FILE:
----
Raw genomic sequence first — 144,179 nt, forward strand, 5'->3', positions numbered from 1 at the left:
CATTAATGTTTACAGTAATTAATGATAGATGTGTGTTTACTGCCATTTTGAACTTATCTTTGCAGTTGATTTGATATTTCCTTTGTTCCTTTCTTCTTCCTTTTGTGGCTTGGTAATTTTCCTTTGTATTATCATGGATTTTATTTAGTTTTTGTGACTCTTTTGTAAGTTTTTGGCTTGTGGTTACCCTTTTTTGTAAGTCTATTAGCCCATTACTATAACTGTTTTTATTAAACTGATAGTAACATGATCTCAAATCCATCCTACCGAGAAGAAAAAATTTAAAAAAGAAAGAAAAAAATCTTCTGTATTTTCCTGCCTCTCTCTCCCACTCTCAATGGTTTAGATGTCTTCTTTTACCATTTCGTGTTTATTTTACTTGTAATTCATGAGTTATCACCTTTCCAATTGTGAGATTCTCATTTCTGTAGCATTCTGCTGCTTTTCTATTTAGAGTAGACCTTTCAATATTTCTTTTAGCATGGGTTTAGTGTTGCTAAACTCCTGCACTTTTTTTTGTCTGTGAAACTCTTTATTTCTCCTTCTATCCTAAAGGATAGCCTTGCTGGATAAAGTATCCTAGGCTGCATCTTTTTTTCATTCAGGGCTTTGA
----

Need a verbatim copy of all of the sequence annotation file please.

Raw genomic sequence first — 144,179 nt, forward strand, 5'->3', positions numbered from 1 at the left:
CATTAATGTTTACAGTAATTAATGATAGATGTGTGTTTACTGCCATTTTGAACTTATCTTTGCAGTTGATTTGATATTTCCTTTGTTCCTTTCTTCTTCCTTTTGTGGCTTGGTAATTTTCCTTTGTATTATCATGGATTTTATTTAGTTTTTGTGACTCTTTTGTAAGTTTTTGGCTTGTGGTTACCCTTTTTTGTAAGTCTATTAGCCCATTACTATAACTGTTTTTATTAAACTGATAGTAACATGATCTCAAATCCATCCTACCGAGAAGAAAAAATTTAAAAAAGAAAGAAAAAAATCTTCTGTATTTTCCTGCCTCTCTCTCCCACTCTCAATGGTTTAGATGTCTTCTTTTACCATTTCGTGTTTATTTTACTTGTAATTCATGAGTTATCACCTTTCCAATTGTGAGATTCTCATTTCTGTAGCATTCTGCTGCTTTTCTATTTAGAGTAGACCTTTCAATATTTCTTTTAGCATGGGTTTAGTGTTGCTAAACTCCTGCACTTTTTTTTGTCTGTGAAACTCTTTATTTCTCCTTCTATCCTAAAGGATAGCCTTGCTGGATAAAGTATCCTAGGCTGCATCTTTTTTTCATTCAGGGCTTTGA